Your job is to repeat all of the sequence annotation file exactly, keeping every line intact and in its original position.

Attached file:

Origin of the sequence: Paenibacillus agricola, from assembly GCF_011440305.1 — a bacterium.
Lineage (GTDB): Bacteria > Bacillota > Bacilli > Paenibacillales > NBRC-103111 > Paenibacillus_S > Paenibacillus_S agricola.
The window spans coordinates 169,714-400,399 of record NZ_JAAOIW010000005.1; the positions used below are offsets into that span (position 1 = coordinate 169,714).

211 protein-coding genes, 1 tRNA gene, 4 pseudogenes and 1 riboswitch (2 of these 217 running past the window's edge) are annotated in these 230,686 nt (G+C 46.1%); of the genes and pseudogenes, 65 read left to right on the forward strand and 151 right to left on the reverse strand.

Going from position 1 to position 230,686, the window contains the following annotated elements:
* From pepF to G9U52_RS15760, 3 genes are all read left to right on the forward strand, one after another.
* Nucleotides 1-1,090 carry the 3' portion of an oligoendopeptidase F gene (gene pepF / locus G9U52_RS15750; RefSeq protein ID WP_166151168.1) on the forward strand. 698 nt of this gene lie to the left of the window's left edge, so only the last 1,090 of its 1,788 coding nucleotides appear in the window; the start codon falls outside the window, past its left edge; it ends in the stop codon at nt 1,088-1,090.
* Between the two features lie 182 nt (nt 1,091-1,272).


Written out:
Origin of the sequence: Paenibacillus agricola, from assembly GCF_011440305.1 — a bacterium.
Lineage (GTDB): Bacteria > Bacillota > Bacilli > Paenibacillales > NBRC-103111 > Paenibacillus_S > Paenibacillus_S agricola.
The window spans coordinates 169,714-400,399 of record NZ_JAAOIW010000005.1; the positions used below are offsets into that span (position 1 = coordinate 169,714).

211 protein-coding genes, 1 tRNA gene, 4 pseudogenes and 1 riboswitch (2 of these 217 running past the window's edge) are annotated in these 230,686 nt (G+C 46.1%); of the genes and pseudogenes, 65 read left to right on the forward strand and 151 right to left on the reverse strand.

Going from position 1 to position 230,686, the window contains the following annotated elements:
* From pepF to G9U52_RS15760, 3 genes are all read left to right on the forward strand, one after another.
* Nucleotides 1-1,090 carry the 3' portion of an oligoendopeptidase F gene (gene pepF / locus G9U52_RS15750; RefSeq protein ID WP_166151168.1) on the forward strand. 698 nt of this gene lie to the left of the window's left edge, so only the last 1,090 of its 1,788 coding nucleotides appear in the window; the start codon falls outside the window, past its left edge; it ends in the stop codon at nt 1,088-1,090.
* Between the two features lie 182 nt (nt 1,091-1,272).